“There are times, young fellah, when every one of us must make a stand for human right and justice, or you never feel clean again.” — Sir Arthur Conan Doyle, “The Lost World”
If the District 8-5A baseball teams were anything like Congress, the Harker Heights Knights would be true moderates.
Of course, if anybody understands our nation’s political climate nowadays, they know the moderate — with all his masses-pleasing handshaking and conceding on either sides of the aisle — doesn’t actually get anything accomplished.
Sure, it’s nice to be middle-of-the-road when it comes to politics. Most of America is middle-of-the-road. But not when it comes to sports. Sweden doesn’t win many Olympics, if you catch my drift.
A week into the second half of the district slate, the Knights baseball team has proven to be the definition of a .500 club — 11-11, 5-5 in 8-5A. And after Tuesday night’s debacle with a 5-1 loss to Ellison (7-18, 4-6), a team that is currently 11 games under .500, Harker Heights is teetering on the edge of finding itself on the outside of the playoff hunt.
With just four games to go, the Knights are in fourth place, just one game ahead of the very same Eagles who beat them. And now comes tonight’s ultra-pivotal game against twin-brother Shoemaker (14-9, 6-4), which currently sits one game ahead of Heights in third place. Heights dominated in their first meeting of the season as senior Kyle Randall pitched a one-hit gem in a lightning-delayed 4-0 shutout March 19.
But since the last week of March, the Knights have been in decline, losing three straight and four of their last five in 8-5A entering tonight. The Grey Wolves, on the other hand, are in the midst of a four-game winning streak and look like a team charging toward a highly-coveted playoff spot.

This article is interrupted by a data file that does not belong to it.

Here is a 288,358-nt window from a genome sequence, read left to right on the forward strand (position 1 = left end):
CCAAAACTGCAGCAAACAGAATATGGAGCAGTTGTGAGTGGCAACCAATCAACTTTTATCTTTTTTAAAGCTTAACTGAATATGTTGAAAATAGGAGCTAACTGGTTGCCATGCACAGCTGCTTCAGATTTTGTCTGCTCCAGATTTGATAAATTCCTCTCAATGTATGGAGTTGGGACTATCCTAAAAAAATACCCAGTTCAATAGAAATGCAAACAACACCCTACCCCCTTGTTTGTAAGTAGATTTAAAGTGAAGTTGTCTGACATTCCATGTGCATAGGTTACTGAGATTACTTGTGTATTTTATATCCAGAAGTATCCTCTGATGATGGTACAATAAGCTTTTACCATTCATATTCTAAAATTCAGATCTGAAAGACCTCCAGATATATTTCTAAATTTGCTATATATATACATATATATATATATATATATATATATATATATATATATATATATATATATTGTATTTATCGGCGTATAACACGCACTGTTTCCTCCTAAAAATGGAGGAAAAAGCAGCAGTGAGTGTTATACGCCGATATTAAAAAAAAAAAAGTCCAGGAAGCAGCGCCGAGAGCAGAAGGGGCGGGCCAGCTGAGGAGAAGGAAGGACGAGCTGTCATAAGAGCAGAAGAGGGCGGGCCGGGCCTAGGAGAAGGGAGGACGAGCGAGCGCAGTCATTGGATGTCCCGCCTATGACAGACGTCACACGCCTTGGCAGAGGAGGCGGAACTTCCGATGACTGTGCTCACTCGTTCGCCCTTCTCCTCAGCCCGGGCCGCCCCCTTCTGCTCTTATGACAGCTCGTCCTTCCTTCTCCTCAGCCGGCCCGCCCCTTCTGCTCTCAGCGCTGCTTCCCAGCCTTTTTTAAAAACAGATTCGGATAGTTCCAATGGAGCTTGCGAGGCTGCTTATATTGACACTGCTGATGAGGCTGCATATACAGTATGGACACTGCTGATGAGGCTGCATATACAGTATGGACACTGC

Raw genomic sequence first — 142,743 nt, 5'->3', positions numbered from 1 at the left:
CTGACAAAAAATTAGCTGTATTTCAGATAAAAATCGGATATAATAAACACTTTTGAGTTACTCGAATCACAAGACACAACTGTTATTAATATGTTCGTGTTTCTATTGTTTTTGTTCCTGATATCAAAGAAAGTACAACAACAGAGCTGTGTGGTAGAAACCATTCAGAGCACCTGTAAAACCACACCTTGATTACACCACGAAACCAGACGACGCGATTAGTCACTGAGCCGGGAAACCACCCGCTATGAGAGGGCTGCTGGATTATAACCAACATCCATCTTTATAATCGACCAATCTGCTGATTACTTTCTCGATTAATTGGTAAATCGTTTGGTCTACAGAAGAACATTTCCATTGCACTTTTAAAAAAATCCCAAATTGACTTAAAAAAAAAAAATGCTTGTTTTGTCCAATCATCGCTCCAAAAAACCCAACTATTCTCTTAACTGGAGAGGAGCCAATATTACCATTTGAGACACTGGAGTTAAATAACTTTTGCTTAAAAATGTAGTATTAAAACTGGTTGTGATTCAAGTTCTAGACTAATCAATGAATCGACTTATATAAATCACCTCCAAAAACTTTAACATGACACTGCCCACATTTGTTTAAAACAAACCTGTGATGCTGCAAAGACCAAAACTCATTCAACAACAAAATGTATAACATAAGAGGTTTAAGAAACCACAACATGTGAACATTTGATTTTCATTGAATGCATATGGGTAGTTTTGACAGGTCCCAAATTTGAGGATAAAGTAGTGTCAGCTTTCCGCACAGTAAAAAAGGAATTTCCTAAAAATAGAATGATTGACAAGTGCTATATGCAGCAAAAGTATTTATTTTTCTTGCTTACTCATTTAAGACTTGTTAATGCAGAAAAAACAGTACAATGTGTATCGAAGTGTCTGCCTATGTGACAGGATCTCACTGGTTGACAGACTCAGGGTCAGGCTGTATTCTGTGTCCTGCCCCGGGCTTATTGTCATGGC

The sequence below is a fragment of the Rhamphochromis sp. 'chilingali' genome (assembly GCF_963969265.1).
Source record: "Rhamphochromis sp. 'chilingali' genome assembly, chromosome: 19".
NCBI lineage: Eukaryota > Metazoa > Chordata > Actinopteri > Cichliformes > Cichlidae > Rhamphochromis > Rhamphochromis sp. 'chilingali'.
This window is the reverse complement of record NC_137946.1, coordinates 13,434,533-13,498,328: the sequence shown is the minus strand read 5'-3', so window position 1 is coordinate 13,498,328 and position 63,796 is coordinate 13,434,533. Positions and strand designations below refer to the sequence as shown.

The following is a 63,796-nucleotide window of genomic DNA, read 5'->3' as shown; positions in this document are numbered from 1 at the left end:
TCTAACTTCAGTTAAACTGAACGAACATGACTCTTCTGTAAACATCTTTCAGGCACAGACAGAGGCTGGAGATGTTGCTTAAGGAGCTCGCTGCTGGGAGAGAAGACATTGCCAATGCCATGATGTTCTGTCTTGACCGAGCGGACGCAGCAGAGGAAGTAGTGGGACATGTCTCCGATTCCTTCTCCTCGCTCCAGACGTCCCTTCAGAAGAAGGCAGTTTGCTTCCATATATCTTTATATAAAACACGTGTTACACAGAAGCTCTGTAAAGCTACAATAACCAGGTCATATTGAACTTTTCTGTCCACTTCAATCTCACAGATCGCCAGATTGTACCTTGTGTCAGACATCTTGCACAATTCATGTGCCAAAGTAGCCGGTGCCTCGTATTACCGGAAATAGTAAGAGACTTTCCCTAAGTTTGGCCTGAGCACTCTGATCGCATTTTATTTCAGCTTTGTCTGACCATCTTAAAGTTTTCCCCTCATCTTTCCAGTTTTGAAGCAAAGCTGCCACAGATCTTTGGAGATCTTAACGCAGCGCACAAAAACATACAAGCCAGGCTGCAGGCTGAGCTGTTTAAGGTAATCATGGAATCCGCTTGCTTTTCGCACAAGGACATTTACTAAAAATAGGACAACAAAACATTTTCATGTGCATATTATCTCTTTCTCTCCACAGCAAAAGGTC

The top two postseason spots are relatively set as Belton and Waco Midway fight it out for the district championship. But the two spots behind them are up in the air. Meaning its time for the moderate Knights to finally take a stand. Are they a legitimate contender or are the Knights exactly what Copperas Cove and Ellison have exposed them to be — pretenders?
The next two weeks will tell the tale for Heights and whether a talented, yet inexperienced team can take the next step or fade into obscurity.
So long as they don’t lose to anybody else below them in the standings, Heights can slide back into the playoffs with an almost assured one-and-done postseason awaiting them.
But if they want to avoid being 8-5A’s Sweden, the Knights need to be resolute and make a stand on the issue of whether or not they’re a playoff team.